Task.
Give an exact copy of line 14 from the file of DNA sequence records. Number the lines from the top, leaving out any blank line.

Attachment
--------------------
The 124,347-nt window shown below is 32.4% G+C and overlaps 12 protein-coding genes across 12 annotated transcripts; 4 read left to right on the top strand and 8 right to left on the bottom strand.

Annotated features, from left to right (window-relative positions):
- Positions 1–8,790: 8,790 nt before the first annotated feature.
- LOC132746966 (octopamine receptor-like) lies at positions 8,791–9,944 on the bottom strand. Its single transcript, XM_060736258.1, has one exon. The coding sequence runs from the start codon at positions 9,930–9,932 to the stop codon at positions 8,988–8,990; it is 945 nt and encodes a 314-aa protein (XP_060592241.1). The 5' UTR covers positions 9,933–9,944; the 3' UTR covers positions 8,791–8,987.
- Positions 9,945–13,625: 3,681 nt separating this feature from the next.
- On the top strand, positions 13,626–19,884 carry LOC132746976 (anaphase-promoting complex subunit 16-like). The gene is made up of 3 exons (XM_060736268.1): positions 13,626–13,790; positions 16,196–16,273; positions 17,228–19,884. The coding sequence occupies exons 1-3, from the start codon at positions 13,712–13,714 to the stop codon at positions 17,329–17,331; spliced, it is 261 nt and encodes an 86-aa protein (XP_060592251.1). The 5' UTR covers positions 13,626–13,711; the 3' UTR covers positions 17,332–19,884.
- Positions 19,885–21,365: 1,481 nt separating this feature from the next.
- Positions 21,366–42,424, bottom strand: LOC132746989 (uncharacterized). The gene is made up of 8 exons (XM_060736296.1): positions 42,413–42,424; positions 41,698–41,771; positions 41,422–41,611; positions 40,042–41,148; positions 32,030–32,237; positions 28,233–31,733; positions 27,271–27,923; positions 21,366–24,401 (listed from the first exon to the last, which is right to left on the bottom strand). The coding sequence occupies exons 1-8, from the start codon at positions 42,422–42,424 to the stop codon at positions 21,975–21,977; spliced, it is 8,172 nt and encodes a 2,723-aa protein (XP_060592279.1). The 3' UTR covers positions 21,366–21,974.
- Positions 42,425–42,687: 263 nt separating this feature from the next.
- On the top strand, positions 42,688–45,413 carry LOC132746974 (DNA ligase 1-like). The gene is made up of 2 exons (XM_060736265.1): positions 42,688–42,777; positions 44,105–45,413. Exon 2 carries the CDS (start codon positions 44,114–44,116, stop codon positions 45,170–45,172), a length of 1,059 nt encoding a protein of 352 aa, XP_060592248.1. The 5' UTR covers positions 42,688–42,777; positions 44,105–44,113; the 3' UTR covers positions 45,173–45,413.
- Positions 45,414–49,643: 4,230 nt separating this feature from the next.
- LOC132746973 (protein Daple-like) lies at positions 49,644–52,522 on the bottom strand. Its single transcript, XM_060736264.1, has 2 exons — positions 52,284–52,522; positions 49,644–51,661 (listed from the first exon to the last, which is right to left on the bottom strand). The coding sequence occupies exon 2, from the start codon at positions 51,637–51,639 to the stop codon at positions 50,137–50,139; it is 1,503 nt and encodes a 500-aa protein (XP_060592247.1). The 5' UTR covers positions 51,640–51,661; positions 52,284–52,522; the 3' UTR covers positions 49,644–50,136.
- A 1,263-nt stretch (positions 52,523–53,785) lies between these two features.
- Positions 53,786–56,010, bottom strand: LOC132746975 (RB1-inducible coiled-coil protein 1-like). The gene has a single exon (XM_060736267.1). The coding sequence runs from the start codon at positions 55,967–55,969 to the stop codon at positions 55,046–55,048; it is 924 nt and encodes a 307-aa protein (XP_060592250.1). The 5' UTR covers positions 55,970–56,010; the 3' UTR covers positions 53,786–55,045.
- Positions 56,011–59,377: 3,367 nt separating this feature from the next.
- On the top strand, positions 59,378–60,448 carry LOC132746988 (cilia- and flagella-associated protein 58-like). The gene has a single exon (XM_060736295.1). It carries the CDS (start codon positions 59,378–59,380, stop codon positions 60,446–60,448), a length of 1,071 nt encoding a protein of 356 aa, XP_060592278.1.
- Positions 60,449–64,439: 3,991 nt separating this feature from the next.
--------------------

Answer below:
- Positions 53,786–56,010, bottom strand: LOC132746975 (RB1-inducible coiled-coil protein 1-like). The gene has a single exon (XM_060736267.1). The coding sequence runs from the start codon at positions 55,967–55,969 to the stop codon at positions 55,046–55,048; it is 924 nt and encodes a 307-aa protein (XP_060592250.1). The 5' UTR covers positions 55,970–56,010; the 3' UTR covers positions 53,786–55,045.